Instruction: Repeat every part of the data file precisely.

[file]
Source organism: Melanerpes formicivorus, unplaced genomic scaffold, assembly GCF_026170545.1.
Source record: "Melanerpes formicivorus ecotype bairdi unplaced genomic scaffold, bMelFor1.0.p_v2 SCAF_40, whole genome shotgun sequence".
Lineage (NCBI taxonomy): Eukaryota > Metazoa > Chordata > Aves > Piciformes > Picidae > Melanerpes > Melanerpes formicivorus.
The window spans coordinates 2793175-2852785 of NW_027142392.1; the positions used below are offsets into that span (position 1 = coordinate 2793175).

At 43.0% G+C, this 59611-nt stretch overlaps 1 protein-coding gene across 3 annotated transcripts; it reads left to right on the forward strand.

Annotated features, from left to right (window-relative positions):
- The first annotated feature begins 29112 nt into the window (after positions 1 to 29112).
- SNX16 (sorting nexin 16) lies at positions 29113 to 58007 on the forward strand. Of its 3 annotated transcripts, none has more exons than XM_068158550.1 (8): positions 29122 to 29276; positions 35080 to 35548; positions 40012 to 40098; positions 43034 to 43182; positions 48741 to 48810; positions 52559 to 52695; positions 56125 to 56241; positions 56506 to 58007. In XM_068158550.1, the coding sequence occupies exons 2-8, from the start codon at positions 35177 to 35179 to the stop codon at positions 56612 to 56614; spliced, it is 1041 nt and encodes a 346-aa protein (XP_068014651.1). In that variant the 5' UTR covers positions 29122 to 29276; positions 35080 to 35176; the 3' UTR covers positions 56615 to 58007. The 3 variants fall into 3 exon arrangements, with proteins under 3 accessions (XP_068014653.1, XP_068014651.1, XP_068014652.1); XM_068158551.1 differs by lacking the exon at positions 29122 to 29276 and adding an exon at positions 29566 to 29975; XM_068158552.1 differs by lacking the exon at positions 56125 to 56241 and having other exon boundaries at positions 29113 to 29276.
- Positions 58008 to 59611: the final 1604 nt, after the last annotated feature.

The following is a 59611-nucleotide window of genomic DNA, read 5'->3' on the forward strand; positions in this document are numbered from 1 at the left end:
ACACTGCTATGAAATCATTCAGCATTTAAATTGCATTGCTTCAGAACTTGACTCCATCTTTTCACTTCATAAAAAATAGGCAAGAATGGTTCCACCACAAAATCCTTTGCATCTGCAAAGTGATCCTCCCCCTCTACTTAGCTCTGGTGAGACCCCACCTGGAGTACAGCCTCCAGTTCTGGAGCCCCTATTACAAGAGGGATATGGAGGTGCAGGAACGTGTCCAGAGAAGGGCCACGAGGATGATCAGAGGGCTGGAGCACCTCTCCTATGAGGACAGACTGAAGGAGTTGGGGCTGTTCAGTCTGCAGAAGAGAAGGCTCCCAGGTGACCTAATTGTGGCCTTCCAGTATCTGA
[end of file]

Source organism: Melanerpes formicivorus, unplaced genomic scaffold, assembly GCF_026170545.1.
Source record: "Melanerpes formicivorus ecotype bairdi unplaced genomic scaffold, bMelFor1.0.p_v2 SCAF_40, whole genome shotgun sequence".
Lineage (NCBI taxonomy): Eukaryota > Metazoa > Chordata > Aves > Piciformes > Picidae > Melanerpes > Melanerpes formicivorus.
The window spans coordinates 2793175-2852785 of NW_027142392.1; the positions used below are offsets into that span (position 1 = coordinate 2793175).

At 43.0% G+C, this 59611-nt stretch overlaps 1 protein-coding gene across 3 annotated transcripts; it reads left to right on the forward strand.

Annotated features, from left to right (window-relative positions):
- The first annotated feature begins 29112 nt into the window (after positions 1 to 29112).
- SNX16 (sorting nexin 16) lies at positions 29113 to 58007 on the forward strand. Of its 3 annotated transcripts, none has more exons than XM_068158550.1 (8): positions 29122 to 29276; positions 35080 to 35548; positions 40012 to 40098; positions 43034 to 43182; positions 48741 to 48810; positions 52559 to 52695; positions 56125 to 56241; positions 56506 to 58007. In XM_068158550.1, the coding sequence occupies exons 2-8, from the start codon at positions 35177 to 35179 to the stop codon at positions 56612 to 56614; spliced, it is 1041 nt and encodes a 346-aa protein (XP_068014651.1). In that variant the 5' UTR covers positions 29122 to 29276; positions 35080 to 35176; the 3' UTR covers positions 56615 to 58007. The 3 variants fall into 3 exon arrangements, with proteins under 3 accessions (XP_068014653.1, XP_068014651.1, XP_068014652.1); XM_068158551.1 differs by lacking the exon at positions 29122 to 29276 and adding an exon at positions 29566 to 29975; XM_068158552.1 differs by lacking the exon at positions 56125 to 56241 and having other exon boundaries at positions 29113 to 29276.
- Positions 58008 to 59611: the final 1604 nt, after the last annotated feature.

The following is a 59611-nucleotide window of genomic DNA, read 5'->3' on the forward strand; positions in this document are numbered from 1 at the left end:
ACACTGCTATGAAATCATTCAGCATTTAAATTGCATTGCTTCAGAACTTGACTCCATCTTTTCACTTCATAAAAAATAGGCAAGAATGGTTCCACCACAAAATCCTTTGCATCTGCAAAGTGATCCTCCCCCTCTACTTAGCTCTGGTGAGACCCCACCTGGAGTACAGCCTCCAGTTCTGGAGCCCCTATTACAAGAGGGATATGGAGGTGCAGGAACGTGTCCAGAGAAGGGCCACGAGGATGATCAGAGGGCTGGAGCACCTCTCCTATGAGGACAGACTGAAGGAGTTGGGGCTGTTCAGTCTGCAGAAGAGAAGGCTCCCAGGTGACCTAATTGTGGCCTTCCAGTATCTGA